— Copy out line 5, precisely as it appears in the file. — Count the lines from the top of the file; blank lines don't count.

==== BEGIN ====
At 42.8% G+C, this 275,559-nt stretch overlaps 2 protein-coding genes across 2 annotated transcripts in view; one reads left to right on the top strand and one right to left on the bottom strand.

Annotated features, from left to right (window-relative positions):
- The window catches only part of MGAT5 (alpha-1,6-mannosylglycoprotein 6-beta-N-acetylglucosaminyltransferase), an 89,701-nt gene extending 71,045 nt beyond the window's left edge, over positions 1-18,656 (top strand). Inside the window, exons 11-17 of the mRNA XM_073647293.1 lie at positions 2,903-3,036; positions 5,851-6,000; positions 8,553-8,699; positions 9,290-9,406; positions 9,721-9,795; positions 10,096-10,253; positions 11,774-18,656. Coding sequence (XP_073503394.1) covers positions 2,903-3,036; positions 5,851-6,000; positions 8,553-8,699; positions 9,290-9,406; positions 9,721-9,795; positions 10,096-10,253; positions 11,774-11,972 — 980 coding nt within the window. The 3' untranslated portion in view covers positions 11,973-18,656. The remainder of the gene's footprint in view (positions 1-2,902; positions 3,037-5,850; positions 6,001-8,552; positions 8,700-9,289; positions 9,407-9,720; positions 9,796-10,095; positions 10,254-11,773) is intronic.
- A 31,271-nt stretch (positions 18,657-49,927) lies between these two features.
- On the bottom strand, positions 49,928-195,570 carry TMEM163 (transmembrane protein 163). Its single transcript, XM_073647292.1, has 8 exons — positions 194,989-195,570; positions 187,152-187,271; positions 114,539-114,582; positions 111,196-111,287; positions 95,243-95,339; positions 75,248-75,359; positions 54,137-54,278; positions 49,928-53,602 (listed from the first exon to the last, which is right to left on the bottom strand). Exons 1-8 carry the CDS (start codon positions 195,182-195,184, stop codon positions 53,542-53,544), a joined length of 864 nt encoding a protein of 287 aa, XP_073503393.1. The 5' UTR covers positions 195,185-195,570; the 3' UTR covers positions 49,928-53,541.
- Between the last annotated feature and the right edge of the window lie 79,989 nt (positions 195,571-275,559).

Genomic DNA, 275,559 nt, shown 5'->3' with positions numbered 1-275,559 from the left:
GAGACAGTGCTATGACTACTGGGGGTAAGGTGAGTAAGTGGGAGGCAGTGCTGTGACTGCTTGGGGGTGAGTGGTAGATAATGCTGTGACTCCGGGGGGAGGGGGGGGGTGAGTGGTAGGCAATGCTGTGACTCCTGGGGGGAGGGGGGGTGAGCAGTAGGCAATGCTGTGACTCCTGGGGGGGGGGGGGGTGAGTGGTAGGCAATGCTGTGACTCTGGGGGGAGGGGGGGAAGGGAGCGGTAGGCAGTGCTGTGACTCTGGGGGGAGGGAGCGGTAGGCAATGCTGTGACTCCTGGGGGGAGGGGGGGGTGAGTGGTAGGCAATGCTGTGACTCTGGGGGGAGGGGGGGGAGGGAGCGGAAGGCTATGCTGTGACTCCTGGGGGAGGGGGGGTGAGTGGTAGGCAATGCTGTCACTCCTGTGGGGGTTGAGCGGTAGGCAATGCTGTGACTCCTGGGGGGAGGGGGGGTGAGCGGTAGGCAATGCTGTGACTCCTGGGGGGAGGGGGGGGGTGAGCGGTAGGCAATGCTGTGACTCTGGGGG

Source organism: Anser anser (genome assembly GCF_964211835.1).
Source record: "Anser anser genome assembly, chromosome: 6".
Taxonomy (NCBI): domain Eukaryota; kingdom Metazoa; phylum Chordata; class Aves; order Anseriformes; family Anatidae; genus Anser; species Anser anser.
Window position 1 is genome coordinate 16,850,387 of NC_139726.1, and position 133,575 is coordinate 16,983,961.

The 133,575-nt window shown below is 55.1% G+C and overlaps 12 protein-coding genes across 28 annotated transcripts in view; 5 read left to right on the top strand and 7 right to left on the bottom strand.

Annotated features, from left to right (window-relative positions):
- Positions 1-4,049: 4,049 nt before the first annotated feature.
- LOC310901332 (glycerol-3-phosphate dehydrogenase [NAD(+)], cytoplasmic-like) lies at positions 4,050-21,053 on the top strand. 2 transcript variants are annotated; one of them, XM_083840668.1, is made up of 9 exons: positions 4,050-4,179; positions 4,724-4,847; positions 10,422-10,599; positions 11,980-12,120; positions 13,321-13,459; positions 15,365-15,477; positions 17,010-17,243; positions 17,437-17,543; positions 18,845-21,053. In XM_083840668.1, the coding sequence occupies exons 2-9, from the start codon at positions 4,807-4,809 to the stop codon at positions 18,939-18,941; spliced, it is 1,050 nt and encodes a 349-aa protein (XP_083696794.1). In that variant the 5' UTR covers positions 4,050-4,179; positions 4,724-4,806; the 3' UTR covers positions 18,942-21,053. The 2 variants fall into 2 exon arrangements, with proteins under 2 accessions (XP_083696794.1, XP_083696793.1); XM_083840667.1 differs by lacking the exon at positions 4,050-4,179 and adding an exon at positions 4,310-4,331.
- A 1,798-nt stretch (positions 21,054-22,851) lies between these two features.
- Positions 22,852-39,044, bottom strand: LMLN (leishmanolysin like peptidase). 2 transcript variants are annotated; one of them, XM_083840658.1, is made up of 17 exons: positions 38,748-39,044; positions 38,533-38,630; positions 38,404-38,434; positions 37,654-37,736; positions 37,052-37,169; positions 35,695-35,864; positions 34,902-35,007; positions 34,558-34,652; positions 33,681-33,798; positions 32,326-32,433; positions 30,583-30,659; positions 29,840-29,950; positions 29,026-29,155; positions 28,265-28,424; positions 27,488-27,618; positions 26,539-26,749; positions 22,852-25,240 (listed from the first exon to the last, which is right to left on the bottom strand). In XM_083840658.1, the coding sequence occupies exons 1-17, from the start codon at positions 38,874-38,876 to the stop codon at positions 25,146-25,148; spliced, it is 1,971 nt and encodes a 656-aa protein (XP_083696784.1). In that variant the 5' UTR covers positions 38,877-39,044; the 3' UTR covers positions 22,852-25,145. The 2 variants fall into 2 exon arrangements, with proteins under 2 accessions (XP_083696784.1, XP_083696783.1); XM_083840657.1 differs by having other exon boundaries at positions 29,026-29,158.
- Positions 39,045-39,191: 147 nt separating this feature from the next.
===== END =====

- On the bottom strand, positions 49,928-195,570 carry TMEM163 (transmembrane protein 163). Its single transcript, XM_073647292.1, has 8 exons — positions 194,989-195,570; positions 187,152-187,271; positions 114,539-114,582; positions 111,196-111,287; positions 95,243-95,339; positions 75,248-75,359; positions 54,137-54,278; positions 49,928-53,602 (listed from the first exon to the last, which is right to left on the bottom strand). Exons 1-8 carry the CDS (start codon positions 195,182-195,184, stop codon positions 53,542-53,544), a joined length of 864 nt encoding a protein of 287 aa, XP_073503393.1. The 5' UTR covers positions 195,185-195,570; the 3' UTR covers positions 49,928-53,541.